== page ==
Follow the published narration and story of two friends traveling South, through 15 countries and two continents. From Ottawa Canada to Buenos Aires, Argentina, Rob and Nik are set to embark on a journey meant to take a year, to be completed in a mere 2 months.

January - March 2011 : A year in the making..

We promise this blog will not only be awesome to read, but PACKED with info on how to plan your own trip........

the RIGHT way.

With only two months to complete the trip, we'll be cramming in tons of VIDEOS, PICS and useful and hopefully funny info.

Stay tuned for the Extended Video Log on my YouTube Channel after the trip; this blog is only the beginning....

Friday, January 21, 2011

The Rauda Brothers + Honduras is a Shithole + More Sickness TRIPLEPOST!! -Rob

Again no internet, so I'm writing the post offline. Heads up, it's gonna be a big one as I and Nik lie here bed-ridden in the WORST (but awesome) town you could be sick in today. More on that later. I think the last time I posted was after surfing, I seem to remember complaining a lot about it, well you're gonna be stuck hearing some more complaints, mostly about Honduras if you don't mind. There's usually not much good news about it anyway, unless you're north along the coast. Transito, major problemo. Let's go back to El Salvador for a sec.

We woke up to our first cloudy morning and it couldn't have come at a better time because we were both way burnt. Obviously Nik was worse, but it caught up to me in the night only after I finished making fun of him. Sore but focused, we drove to the capital, San Salvador; a short drive of maybe 30 minutes. I thought I had the directions perfect in my head, but as usual, when you're faced with immense craziness coming from all sides, things seem to get turned around. The trusty compass has saved me from worry on many occasions, but in major cities, theres usually mass confusion. This was no different, we had to get to the Kawasaki dealership and I ended up missing it by two blocks. 112 blocks later we ended up in Mejicanos, not a spot a traveler goes unless he wants to meet the local Marreros (that was actually where our hospitable amigos the Rauda's brothers lived and we would end up there anyway, but we had to get to the dealership first). Alright, an hour an a half later, we found it (by luck of incremental streets a-la Manhattan). Slow start to the day, but the guys at the shop were SUPER helpful. More helpful than we could ask for. English, friendly and cheap, can't beat it. Place is called Moto Imports and I would highly recommend it. List of things we had done:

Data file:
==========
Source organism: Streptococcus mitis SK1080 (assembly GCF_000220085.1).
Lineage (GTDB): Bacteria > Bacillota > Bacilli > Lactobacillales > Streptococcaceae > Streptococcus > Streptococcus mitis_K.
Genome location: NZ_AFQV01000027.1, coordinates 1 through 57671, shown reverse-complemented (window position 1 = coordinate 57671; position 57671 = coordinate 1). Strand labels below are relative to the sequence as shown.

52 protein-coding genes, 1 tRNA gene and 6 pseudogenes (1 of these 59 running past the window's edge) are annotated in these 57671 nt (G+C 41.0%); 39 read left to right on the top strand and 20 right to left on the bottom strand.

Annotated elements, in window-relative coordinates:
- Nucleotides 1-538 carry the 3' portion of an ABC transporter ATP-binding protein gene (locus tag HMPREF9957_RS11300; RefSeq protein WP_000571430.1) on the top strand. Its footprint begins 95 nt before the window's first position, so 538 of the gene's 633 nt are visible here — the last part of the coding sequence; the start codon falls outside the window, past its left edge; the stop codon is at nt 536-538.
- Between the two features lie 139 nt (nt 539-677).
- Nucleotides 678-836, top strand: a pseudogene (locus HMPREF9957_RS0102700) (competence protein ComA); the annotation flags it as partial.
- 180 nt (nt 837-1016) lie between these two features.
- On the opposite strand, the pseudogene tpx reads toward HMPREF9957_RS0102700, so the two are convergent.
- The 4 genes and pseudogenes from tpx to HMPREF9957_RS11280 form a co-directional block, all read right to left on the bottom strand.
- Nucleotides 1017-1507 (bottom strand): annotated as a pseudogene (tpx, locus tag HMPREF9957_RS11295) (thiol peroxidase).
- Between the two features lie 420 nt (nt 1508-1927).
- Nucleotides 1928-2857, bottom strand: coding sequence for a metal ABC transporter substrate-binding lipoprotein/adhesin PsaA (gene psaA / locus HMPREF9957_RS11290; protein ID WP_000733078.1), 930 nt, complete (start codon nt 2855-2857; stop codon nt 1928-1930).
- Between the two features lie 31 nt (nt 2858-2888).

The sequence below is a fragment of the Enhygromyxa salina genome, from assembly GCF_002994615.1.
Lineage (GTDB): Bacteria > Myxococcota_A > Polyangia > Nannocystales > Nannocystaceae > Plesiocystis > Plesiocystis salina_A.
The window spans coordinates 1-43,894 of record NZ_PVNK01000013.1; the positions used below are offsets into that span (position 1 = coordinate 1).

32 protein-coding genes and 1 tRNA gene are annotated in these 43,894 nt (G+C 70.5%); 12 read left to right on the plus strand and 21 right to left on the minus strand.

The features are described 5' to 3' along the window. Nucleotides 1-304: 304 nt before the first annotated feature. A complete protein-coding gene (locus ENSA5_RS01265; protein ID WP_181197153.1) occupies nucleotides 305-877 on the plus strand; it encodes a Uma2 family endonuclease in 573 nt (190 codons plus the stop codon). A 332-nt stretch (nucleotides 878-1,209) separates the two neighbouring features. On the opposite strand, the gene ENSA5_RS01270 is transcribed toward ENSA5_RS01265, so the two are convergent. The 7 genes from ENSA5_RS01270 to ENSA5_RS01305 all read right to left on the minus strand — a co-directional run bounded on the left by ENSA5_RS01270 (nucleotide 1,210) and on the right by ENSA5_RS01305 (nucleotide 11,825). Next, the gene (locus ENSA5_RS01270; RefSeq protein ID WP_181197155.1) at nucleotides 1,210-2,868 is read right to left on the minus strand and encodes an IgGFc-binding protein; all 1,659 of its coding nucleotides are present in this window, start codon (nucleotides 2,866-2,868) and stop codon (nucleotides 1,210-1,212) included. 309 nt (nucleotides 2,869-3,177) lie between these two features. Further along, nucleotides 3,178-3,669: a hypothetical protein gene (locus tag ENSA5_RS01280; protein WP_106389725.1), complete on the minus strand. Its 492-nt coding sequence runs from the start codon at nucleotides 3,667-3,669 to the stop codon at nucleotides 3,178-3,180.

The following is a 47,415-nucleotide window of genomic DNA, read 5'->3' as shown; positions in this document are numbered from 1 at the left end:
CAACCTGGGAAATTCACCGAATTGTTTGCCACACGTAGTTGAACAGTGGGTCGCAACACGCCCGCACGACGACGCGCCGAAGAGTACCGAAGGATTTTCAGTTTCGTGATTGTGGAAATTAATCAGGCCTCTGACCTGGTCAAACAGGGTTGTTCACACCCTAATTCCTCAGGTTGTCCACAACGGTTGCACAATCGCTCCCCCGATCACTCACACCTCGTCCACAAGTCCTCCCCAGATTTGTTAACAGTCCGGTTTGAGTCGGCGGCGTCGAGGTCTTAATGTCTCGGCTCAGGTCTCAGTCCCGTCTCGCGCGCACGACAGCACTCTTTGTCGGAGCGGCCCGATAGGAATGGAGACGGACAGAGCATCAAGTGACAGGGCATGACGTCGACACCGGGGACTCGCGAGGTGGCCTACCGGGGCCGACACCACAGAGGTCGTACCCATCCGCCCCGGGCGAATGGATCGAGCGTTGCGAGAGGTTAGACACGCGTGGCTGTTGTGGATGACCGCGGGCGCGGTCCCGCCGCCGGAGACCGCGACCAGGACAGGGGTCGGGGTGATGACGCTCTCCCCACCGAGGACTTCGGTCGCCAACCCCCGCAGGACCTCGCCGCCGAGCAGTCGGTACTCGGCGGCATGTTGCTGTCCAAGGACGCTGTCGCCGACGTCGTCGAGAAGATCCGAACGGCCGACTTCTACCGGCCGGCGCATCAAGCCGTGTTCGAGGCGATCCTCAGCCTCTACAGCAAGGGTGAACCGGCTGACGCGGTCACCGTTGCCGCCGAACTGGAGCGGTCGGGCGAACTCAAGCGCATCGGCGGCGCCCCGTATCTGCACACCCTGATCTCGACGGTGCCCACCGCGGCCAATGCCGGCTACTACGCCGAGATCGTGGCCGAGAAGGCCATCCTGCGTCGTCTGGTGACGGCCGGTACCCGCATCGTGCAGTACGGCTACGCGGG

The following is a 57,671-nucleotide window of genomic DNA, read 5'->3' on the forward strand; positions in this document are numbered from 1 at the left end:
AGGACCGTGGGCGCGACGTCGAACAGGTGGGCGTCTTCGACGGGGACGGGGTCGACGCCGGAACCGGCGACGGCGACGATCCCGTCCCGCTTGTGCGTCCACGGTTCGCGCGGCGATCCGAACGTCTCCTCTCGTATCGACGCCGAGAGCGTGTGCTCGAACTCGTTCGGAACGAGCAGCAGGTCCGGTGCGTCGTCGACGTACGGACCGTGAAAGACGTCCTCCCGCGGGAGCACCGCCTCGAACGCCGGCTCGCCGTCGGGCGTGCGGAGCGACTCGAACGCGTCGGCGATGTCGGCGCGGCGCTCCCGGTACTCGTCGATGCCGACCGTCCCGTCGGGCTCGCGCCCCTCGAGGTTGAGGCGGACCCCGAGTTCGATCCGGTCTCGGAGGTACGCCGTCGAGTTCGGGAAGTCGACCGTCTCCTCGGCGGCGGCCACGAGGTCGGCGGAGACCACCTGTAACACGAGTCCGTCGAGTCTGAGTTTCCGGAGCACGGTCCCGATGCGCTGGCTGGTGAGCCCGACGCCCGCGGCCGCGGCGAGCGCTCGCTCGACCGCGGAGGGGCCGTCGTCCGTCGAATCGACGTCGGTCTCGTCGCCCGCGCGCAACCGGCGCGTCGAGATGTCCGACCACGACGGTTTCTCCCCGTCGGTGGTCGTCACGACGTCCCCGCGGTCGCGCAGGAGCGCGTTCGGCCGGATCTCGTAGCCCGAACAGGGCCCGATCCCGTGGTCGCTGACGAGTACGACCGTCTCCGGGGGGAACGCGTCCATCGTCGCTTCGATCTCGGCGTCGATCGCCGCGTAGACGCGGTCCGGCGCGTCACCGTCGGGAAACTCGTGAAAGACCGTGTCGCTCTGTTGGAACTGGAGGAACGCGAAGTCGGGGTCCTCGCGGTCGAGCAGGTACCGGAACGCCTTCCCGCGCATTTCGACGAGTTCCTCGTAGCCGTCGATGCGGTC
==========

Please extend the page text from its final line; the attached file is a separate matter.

• new front tire (purchased in stock) with new tube
  • new rear tube (I think I mentioned it was half as narrow as it should've been)
  • brake fluid front and back
  • tuned
  • new front tire (one I carried with me)
  • new chain (the one I brought with me was too short, goddamit online purchases always screw me)
  • new sprockets front and back (ones I brought)
  • tuned
So we left them there for the night, and one of the four brothers, Alex, came to pick us up. Who are these guys you might ask? Steph, my fiancee (hi lady!!), her mom's cousins kids (second cousins I suppose?). Four of them live together in a house/salon which is pretty massive for a change from what we were used to. They were more than happy to take us in for the night and show us around. I have a major language barrier, which is major suck, because they are great guys and I'd lvoe to get to know them better than I do now, but Nik was there to fill in the gaps and help us out. One of the brothers, Carlos, speaks a bit of english, that helps, but when a bunch of guys go out and go for 37 beers together, theres really no language barrier at all (yeah I actually remembered how many). Great time, no hangover, super lucky. Its awesome when you order a beer, and a beer comes in a litre jug for 3.25.